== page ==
It’s no secret that I’m a process driven artist, I have a way to do things, and I’m trying to show you my experience and the viewer can perceive it how they want to. Now I’m not saying that, that is the right thing to do or that all art should be that way, but I’m saying that there should be a spectrum of concept that is developed through a process. Booth Craig had several working pieces sitting around his studio and he explained how he’d leave them out so that they could reveal themselves, show their next step. I found this fascinating because he knew these works had more to them, more things to say but he didn’t want to rush it because it wouldn’t mean as much if he just filled a space with something. Those pieces had more to them and more to say so he had to wait for that to come through. That’s the type of process that can reveal a true concept, if you let your piece reveal itself to you as you work to mold it from whatever you’re working in then it will often reveal a more powerful message. If you force a finish or just try to make your piece say what you want it to say then it often appears hollow or one dimensional, or in the worst case, it doesn’t come through at all.

The message that I’m trying to convey here is that art is a back and forth between art and artist. Your work of art should have a voice that is malleable and it should have some say in how it comes through in the end. Process is the ever-forgotten key to this conversation that is being overlooked far too often. So, if you’re a student and someone in crit doesn’t want to hear that their piece is poorly put together and only wants to talk concept, stop that shit in its tracks. The other student many not like that, but it will challenge them and ultimately make them a better, more dimensional artist. If you’re a super concept driven artist, try making something with no preconceived notions, maybe something totally different than your usual and allow that new piece of work to reveal itself to you, let the winding and often crazy road of art making guide you rather than you guide it. I’m not saying that it needs to be the way you do things moving forward, but it may help you better define your process and put forth better concepts in the end.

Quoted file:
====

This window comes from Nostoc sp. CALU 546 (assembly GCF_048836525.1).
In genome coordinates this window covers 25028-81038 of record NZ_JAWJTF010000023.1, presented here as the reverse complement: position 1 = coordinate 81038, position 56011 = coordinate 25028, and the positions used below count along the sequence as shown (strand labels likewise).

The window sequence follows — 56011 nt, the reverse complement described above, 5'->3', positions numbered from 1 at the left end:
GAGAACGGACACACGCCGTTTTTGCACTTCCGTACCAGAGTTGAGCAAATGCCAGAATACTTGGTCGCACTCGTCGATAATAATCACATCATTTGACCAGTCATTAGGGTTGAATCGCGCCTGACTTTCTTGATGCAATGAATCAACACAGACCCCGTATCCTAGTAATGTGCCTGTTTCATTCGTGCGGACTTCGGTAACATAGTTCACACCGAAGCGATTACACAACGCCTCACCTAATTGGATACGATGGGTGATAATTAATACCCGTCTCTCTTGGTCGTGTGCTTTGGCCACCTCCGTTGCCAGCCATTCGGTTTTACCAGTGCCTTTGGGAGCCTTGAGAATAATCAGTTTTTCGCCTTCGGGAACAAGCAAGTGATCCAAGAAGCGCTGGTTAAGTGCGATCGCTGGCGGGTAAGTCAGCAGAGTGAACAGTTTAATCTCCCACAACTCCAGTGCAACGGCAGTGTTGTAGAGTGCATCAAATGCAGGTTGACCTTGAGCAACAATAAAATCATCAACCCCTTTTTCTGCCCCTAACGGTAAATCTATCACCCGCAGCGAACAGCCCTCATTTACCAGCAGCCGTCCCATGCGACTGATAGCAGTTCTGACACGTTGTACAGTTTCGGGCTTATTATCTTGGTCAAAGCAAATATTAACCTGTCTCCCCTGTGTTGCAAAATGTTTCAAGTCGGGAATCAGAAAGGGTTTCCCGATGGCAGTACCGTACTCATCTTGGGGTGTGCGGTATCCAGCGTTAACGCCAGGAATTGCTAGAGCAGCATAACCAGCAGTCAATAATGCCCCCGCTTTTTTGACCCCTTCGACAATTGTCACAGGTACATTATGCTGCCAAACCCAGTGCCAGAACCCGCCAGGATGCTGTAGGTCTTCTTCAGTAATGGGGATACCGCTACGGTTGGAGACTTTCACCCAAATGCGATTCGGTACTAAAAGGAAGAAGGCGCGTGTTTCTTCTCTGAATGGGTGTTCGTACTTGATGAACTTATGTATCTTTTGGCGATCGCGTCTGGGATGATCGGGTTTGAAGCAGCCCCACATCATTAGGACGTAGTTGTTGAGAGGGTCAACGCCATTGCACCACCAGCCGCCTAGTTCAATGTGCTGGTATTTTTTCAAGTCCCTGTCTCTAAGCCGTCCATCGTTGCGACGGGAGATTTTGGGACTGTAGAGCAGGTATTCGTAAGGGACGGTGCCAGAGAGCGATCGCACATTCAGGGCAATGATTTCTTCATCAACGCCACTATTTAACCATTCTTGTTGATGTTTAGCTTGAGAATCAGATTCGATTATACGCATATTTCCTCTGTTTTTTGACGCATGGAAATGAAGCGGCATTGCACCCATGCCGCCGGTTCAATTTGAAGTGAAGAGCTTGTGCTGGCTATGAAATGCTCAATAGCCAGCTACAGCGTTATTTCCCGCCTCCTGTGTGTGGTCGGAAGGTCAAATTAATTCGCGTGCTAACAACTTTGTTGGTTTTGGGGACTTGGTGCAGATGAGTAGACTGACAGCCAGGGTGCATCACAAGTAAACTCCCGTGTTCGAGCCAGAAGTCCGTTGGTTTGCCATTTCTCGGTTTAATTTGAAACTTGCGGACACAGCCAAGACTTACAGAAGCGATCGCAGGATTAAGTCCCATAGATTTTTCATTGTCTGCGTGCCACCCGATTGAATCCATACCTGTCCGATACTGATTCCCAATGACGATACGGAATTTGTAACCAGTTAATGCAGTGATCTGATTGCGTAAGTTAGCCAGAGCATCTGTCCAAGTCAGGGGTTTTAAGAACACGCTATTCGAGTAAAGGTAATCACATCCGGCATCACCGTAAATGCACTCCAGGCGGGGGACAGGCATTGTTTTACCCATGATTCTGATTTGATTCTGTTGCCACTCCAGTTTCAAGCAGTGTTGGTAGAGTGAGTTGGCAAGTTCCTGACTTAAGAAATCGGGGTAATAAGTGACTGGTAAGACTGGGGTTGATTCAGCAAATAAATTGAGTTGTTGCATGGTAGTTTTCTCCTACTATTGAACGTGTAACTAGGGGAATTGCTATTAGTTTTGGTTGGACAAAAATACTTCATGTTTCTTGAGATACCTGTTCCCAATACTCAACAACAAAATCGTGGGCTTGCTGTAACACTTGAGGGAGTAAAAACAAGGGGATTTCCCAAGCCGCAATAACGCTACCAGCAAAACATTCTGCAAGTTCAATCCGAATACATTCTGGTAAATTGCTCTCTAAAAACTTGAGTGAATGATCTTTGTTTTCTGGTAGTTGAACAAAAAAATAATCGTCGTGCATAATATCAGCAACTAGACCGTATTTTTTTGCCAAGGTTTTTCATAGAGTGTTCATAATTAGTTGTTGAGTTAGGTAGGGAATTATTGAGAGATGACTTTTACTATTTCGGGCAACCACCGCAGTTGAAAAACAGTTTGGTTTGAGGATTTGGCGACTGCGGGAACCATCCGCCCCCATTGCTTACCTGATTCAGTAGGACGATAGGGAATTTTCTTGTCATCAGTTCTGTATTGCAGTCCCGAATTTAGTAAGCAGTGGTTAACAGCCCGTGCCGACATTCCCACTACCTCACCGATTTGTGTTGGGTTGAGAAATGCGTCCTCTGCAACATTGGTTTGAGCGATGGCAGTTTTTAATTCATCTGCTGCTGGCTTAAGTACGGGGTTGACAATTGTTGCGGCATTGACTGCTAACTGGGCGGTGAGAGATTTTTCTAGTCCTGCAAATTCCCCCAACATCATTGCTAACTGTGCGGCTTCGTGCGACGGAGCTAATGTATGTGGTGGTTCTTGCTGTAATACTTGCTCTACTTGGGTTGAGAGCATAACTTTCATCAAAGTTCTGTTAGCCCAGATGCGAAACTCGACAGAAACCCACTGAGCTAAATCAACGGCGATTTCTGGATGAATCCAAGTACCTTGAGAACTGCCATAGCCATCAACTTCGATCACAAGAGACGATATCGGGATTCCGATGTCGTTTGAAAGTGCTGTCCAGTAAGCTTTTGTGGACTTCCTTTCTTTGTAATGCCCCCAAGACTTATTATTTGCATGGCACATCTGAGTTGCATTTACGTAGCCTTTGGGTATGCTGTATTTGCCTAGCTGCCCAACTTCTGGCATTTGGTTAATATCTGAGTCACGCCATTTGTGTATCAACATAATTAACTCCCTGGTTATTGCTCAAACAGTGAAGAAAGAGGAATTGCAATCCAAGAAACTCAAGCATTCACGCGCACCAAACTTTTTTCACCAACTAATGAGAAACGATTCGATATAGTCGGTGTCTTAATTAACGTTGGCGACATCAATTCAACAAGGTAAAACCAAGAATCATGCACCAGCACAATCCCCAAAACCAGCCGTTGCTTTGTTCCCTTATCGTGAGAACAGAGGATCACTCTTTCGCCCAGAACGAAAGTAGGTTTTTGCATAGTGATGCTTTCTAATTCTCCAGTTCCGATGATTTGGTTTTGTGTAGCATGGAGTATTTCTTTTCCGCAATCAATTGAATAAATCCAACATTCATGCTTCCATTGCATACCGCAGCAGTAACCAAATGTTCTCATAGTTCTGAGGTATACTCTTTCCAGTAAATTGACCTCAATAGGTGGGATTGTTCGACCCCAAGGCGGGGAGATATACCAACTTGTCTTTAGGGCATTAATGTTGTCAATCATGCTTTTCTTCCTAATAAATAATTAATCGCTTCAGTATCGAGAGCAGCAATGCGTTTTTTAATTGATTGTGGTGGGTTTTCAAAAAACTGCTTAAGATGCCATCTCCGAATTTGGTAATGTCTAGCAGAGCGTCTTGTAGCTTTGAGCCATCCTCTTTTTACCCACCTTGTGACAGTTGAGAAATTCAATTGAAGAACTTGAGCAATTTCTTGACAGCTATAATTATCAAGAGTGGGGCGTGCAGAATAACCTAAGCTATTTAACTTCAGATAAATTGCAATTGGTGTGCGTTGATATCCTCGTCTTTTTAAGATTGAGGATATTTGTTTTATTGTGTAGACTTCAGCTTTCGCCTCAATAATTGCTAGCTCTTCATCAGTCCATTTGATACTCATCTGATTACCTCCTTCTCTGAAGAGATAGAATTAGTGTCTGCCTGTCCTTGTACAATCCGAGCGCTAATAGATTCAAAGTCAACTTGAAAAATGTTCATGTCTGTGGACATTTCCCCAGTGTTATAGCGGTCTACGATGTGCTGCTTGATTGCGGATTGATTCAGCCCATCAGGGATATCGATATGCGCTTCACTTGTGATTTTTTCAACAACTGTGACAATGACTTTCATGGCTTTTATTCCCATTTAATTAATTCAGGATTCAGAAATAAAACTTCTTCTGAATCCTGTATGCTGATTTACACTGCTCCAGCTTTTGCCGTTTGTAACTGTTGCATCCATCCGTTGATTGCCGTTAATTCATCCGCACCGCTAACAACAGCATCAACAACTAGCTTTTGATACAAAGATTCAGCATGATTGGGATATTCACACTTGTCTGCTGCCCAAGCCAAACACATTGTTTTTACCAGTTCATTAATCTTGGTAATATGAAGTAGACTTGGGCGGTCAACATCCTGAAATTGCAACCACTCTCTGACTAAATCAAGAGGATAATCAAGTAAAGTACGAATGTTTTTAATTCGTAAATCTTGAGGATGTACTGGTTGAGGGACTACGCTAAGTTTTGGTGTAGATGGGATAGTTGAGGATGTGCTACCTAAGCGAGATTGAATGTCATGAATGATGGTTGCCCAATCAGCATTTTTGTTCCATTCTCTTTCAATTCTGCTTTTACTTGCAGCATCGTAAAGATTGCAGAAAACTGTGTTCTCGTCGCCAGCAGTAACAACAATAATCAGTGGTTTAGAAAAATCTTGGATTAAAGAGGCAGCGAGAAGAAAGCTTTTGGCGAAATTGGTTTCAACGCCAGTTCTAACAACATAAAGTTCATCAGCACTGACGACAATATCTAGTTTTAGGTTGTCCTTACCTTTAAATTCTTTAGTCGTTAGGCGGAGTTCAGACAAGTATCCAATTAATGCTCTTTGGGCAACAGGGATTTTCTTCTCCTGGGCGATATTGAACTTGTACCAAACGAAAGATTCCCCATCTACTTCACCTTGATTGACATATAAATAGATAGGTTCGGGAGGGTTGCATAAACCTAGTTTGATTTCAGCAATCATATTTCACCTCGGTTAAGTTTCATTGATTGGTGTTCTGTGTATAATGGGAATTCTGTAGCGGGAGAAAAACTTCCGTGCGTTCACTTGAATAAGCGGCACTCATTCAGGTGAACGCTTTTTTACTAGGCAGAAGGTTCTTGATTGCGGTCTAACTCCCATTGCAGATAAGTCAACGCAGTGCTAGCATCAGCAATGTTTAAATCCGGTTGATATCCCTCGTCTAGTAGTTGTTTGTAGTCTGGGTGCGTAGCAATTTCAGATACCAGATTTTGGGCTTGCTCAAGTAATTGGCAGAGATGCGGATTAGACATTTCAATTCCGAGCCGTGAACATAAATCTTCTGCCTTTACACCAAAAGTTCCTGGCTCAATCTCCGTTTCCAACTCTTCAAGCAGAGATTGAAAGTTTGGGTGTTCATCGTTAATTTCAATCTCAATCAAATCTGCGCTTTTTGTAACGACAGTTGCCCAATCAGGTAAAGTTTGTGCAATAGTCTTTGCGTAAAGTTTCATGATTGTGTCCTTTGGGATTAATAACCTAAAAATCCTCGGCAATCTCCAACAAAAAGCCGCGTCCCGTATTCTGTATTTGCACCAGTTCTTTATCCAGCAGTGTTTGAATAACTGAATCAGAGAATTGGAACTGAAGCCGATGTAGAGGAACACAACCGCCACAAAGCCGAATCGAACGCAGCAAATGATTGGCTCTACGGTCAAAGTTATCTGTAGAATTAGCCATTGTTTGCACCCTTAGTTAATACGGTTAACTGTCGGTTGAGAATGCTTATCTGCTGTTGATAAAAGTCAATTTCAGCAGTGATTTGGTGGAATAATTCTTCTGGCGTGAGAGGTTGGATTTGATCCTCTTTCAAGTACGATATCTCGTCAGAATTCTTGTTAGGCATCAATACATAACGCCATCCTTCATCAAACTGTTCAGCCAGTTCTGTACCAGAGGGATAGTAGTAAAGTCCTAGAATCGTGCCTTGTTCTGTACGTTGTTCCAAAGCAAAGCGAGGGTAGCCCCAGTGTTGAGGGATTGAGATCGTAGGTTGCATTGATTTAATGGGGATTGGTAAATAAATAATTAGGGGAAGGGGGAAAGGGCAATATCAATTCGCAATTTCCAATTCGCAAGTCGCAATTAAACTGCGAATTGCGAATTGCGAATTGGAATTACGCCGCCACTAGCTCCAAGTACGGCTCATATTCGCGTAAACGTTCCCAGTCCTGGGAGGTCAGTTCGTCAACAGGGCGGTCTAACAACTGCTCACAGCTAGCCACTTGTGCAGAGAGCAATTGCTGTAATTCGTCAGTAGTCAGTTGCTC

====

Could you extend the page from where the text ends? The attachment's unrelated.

I know I sound like the grumpy guy who hates concepts in art but I don’t. I don’t find them necessary for my art, or for a lot of art actually. But I understand their existence and I understand what they’re there for and I respect that. But what I’ll say is that a well defined process will ALWAYS define a better concept than just saying something means something. Artists need process and it can often define us and our art better than any so called concept. Processes have defined entire generations but concepts have often been forgotten or quickly faded into obscurity. So take the longer lasting route and define your concept through something real and something meaningful. Art is an experience and showing what you experienced making it is often the best concept of them all, telling one hell of a deeper story.